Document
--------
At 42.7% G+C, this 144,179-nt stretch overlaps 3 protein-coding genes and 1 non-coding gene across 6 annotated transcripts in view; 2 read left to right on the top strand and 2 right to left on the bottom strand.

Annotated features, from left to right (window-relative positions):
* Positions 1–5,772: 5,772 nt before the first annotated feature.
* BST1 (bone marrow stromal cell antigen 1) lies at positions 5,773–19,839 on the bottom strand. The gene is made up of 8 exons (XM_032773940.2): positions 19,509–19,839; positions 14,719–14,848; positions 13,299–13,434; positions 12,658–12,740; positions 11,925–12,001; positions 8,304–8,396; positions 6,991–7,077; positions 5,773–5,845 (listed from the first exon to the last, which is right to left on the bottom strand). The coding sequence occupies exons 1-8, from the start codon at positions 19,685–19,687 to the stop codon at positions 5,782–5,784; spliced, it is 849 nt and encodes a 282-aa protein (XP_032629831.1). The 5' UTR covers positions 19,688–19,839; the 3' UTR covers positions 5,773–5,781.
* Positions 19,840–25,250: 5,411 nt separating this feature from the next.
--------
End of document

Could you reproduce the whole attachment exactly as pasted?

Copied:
At 42.7% G+C, this 144,179-nt stretch overlaps 3 protein-coding genes and 1 non-coding gene across 6 annotated transcripts in view; 2 read left to right on the top strand and 2 right to left on the bottom strand.

Annotated features, from left to right (window-relative positions):
* Positions 1–5,772: 5,772 nt before the first annotated feature.
* BST1 (bone marrow stromal cell antigen 1) lies at positions 5,773–19,839 on the bottom strand. The gene is made up of 8 exons (XM_032773940.2): positions 19,509–19,839; positions 14,719–14,848; positions 13,299–13,434; positions 12,658–12,740; positions 11,925–12,001; positions 8,304–8,396; positions 6,991–7,077; positions 5,773–5,845 (listed from the first exon to the last, which is right to left on the bottom strand). The coding sequence occupies exons 1-8, from the start codon at positions 19,685–19,687 to the stop codon at positions 5,782–5,784; spliced, it is 849 nt and encodes a 282-aa protein (XP_032629831.1). The 5' UTR covers positions 19,688–19,839; the 3' UTR covers positions 5,773–5,781.
* Positions 19,840–25,250: 5,411 nt separating this feature from the next.